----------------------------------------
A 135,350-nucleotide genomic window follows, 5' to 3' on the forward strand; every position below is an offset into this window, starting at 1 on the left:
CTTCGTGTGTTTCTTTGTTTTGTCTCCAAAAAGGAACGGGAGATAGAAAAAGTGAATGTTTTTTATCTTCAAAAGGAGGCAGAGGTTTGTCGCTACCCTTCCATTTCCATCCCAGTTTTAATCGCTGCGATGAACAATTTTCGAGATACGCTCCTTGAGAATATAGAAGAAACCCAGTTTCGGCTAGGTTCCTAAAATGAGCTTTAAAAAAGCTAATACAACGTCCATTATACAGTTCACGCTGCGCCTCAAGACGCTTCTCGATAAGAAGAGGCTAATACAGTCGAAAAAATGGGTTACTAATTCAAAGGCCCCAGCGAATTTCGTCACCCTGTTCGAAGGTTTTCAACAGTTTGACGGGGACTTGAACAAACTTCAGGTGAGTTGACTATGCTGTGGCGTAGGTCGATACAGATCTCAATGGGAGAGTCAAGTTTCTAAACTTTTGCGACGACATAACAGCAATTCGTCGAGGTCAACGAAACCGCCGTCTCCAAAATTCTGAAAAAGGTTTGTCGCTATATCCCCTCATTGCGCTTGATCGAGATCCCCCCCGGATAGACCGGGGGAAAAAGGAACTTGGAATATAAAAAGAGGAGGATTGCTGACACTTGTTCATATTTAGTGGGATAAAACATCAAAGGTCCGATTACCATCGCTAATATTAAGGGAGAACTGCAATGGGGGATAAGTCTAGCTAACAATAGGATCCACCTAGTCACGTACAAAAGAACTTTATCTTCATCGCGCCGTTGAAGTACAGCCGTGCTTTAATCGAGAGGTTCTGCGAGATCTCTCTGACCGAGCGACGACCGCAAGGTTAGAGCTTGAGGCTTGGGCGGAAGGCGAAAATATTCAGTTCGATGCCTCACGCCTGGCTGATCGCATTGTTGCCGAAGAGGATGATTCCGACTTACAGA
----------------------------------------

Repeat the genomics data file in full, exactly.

A 135,350-nucleotide genomic window follows, 5' to 3' on the forward strand; every position below is an offset into this window, starting at 1 on the left:
CTTCGTGTGTTTCTTTGTTTTGTCTCCAAAAAGGAACGGGAGATAGAAAAAGTGAATGTTTTTTATCTTCAAAAGGAGGCAGAGGTTTGTCGCTACCCTTCCATTTCCATCCCAGTTTTAATCGCTGCGATGAACAATTTTCGAGATACGCTCCTTGAGAATATAGAAGAAACCCAGTTTCGGCTAGGTTCCTAAAATGAGCTTTAAAAAAGCTAATACAACGTCCATTATACAGTTCACGCTGCGCCTCAAGACGCTTCTCGATAAGAAGAGGCTAATACAGTCGAAAAAATGGGTTACTAATTCAAAGGCCCCAGCGAATTTCGTCACCCTGTTCGAAGGTTTTCAACAGTTTGACGGGGACTTGAACAAACTTCAGGTGAGTTGACTATGCTGTGGCGTAGGTCGATACAGATCTCAATGGGAGAGTCAAGTTTCTAAACTTTTGCGACGACATAACAGCAATTCGTCGAGGTCAACGAAACCGCCGTCTCCAAAATTCTGAAAAAGGTTTGTCGCTATATCCCCTCATTGCGCTTGATCGAGATCCCCCCCGGATAGACCGGGGGAAAAAGGAACTTGGAATATAAAAAGAGGAGGATTGCTGACACTTGTTCATATTTAGTGGGATAAAACATCAAAGGTCCGATTACCATCGCTAATATTAAGGGAGAACTGCAATGGGGGATAAGTCTAGCTAACAATAGGATCCACCTAGTCACGTACAAAAGAACTTTATCTTCATCGCGCCGTTGAAGTACAGCCGTGCTTTAATCGAGAGGTTCTGCGAGATCTCTCTGACCGAGCGACGACCGCAAGGTTAGAGCTTGAGGCTTGGGCGGAAGGCGAAAATATTCAGTTCGATGCCTCACGCCTGGCTGATCGCATTGTTGCCGAAGAGGATGATTCCGACTTACAGA